“Last Christmas:” This Is George Michael’s Wish Come True

Written by | Screen

Director extraordinaire and Metrosource mainstay Paul Feig shares the ups and downs of building a film around the music of a lost legend.

Paul Feig keeps making movies we can’t wait to seE. His latest is Last Christmas, starring former Mother of Dragons Emilia Clarke and Crazy Rich Asians’ groom-with-a-view Henry Golding. The film follows the pair as star-crossed lovers romancing each other in fits and starts through the season. Its soundtrack, however, leans on solo and Wham! classics from the late George Michael. This little yuletide treat was written and produced in part by actress Emma Thompson, who also appears in the film. Last Christmas not only contains a cornucopia of radio-tested hits — it will also feature a never-before-heard track:  “This Is How (We Want You To Get High).” Sony/Legacy released the soundtrack Nov. 8., the day the film opens. We caught up with Feig just as he was about to hop a plane from Australia.

Metrosource: Was George Michael aware of any plans to turn Last Christmas into a movie? How did the idea come to life?

PAUL FEIG: This project was first presented to Emma about eight years ago. She talked to George and he loved her ideas. He also asked if there could be a homeless element to the story, since that was a pet cause of his. We are all so sad that he isn’t around to see the final product, but it’s nice to know that he gave his blessing to the film back then.

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Does this story actually follow a plot line set by song lyrics, or do the songs more or less embellish the action of the film?

The songs are very intertwined with the main character’s life in a way that defies a clear definition. Kate  —played by Emilia Clarke — wants to be a singer, and says that George is her hero. As she says in the film, she feels they are both “misunderstood and under appreciated in their time.” When we first meet her, she’s a 10-year-old singing George’s “Heal the Pain” in her church as a hymn. When we meet her in present day, she’s playing George’s version of “Heal the Pain” on a pub jukebox. Later in the film, she sings the song to her love interest Tom, who’s played by Henry Golding. Throughout the film, George’s songs pop up on the soundtrack of her life. The songs aren’t driving the action, but are swirling around her as she goes through her story. So George is an overriding presence throughout.

Did you go into the process knowing which songs you’d use?

George’s music is so deep and diverse that it caused me to use way more songs than we had originally planned when we went into production. I knew we’d be using “Heal the Pain” in several spots as well as “Last Christmas,” obviously. I also knew I wanted to use “Praying for Time” for a montage between Kate and Tom. And we had cleared “Freedom ‘90” to be used somewhere. But once we started shooting and when we got into post-production, the movie seemed to start demanding more of his songs. We ended up putting in fifteen songs, including a never before heard song that he recorded right before he died to go on a new album he was going to put out. The song is so fantastic that I wanted to make sure audiences could hear the entire track, and so I ended up using it over the final scenes in the movie and playing the rest of it through the end credits. It’s amazing how perfectly it works and how it holds you through the end credits. The song is called “This Is How (We Want You To Get High),” and it’s really a masterpiece.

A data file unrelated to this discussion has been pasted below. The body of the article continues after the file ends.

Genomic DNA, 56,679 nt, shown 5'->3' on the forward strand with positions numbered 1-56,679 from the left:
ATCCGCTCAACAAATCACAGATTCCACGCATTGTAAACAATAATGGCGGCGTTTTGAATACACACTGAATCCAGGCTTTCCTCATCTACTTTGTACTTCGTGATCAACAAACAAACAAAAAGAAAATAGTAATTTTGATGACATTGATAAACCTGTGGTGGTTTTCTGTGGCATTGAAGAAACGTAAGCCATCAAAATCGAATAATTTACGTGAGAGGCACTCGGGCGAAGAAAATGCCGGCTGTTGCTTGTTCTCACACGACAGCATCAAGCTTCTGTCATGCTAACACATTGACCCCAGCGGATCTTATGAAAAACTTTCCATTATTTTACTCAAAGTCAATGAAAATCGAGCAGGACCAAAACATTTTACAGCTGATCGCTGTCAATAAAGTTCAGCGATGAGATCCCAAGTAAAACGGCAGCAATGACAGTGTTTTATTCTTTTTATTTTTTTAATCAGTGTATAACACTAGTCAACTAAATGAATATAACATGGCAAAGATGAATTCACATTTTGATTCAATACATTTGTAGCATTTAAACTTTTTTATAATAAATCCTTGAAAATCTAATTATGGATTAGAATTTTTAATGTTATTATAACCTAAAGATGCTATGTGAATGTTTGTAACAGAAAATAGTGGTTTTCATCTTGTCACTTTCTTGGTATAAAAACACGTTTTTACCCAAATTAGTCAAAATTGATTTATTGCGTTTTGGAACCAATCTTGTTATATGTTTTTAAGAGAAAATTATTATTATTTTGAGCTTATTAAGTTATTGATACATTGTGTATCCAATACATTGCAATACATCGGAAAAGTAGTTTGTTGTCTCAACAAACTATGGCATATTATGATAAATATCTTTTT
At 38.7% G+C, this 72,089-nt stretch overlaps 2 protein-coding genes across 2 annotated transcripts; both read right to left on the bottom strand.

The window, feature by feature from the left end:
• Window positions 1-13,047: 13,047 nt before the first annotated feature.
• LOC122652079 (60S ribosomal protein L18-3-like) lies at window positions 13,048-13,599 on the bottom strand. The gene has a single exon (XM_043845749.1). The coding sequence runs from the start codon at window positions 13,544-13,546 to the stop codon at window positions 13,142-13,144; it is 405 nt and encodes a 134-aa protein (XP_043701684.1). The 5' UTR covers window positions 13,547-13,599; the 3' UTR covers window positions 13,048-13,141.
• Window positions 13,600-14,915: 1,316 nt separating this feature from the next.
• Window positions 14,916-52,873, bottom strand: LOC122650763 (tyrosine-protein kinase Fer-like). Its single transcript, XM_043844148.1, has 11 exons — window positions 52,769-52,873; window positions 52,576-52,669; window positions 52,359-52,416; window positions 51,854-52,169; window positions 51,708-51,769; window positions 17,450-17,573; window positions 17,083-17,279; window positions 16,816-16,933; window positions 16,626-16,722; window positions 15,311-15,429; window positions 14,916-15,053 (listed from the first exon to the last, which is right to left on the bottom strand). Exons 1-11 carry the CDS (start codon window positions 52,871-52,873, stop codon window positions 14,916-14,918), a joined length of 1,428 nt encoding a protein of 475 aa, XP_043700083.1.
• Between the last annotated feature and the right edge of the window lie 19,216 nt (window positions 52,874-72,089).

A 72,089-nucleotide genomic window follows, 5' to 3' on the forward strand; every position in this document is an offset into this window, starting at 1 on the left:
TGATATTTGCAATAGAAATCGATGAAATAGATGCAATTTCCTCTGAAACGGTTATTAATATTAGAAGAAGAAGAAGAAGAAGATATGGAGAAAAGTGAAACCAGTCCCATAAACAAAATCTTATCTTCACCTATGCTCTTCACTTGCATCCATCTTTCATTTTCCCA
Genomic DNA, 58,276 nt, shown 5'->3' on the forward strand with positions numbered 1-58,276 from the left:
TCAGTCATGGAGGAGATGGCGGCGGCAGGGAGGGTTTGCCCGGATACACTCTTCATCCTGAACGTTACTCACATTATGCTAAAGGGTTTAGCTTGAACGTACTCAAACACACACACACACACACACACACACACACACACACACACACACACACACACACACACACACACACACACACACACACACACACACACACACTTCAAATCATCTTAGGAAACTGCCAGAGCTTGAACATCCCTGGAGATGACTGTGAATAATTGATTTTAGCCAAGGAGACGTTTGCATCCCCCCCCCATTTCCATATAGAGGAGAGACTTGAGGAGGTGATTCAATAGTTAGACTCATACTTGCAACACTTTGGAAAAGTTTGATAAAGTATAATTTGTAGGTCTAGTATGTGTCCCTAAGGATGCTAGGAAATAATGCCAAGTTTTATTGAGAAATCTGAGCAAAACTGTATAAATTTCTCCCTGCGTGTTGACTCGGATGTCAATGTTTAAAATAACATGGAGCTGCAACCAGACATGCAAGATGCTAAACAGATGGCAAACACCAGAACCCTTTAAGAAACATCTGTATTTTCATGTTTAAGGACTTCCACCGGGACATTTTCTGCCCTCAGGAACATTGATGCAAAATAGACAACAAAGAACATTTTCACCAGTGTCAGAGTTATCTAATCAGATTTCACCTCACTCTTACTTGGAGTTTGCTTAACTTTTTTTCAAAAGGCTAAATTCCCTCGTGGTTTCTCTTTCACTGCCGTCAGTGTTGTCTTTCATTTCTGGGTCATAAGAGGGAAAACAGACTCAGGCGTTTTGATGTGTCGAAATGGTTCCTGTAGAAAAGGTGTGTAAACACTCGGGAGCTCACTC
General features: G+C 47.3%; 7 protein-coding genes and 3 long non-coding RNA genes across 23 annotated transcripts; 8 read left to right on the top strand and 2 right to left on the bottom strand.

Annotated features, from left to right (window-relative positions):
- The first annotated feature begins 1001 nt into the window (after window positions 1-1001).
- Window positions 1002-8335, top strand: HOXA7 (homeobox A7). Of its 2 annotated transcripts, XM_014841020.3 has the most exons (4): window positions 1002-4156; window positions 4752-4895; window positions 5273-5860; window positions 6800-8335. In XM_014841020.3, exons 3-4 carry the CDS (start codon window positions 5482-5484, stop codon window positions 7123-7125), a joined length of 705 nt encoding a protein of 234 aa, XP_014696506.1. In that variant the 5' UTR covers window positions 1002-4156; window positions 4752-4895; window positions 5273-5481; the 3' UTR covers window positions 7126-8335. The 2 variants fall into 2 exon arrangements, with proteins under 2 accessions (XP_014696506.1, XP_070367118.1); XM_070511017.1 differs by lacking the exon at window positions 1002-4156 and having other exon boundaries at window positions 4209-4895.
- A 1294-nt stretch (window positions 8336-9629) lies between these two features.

So it’s fair to say that he’s an unseen collaborator in what’s become the finished film…

Yes, absolutely. If you’re a George Michael fan, you will be overwhelmed by nostalgia for his music and reminded of just want a genius he was. And if you’re a new fan, you’ll want to do a total deep dive into everything he ever did.

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The music seemed to mature with the musician. Was it difficult deciding what songs went where?

The songs showed us where they wanted to go. We’d have a scene that just felt like it needed George in it and then in going through his catalogue, the right song would just rise to the top. We would plug it into the scene and the whole scene would go to the next level. One of my favorite moments is the first time that Kate and Tom start to fall for each other. We used “Praying for Time” in a place where you expect a much more romantic ballad. But the song adds an extra gravitas to the scene, because it makes it much more about two people who may or may not be on the correct course together and who are both indeed praying for time in their lives to heal. It’s one of my favorite scenes in the movie.

Again, George Michael’s music often ranged from jubilant to melancholy, with numerous stops between. What does that mean for the film, and how does the new track fit in?

George’s music is all those things. There is romance in them, there is sadness in them, there is upbeat positive energy in them —  and there is life in them. The complicated love story in this film benefits from George’s musical narration, if you will. As for the new track, George was recording a new album when he died. He had fully completed four new tracks, “This is How” being one of them. To me, this song, as well as the others which are still unreleased but which I was lucky enough to get to hear, puts a perfect coda onto his career, which is sad to say because he shouldn’t have had to have a coda so early in his life. But if there had to be one, I truly feel that this is it.    

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Last modified: November 20, 2019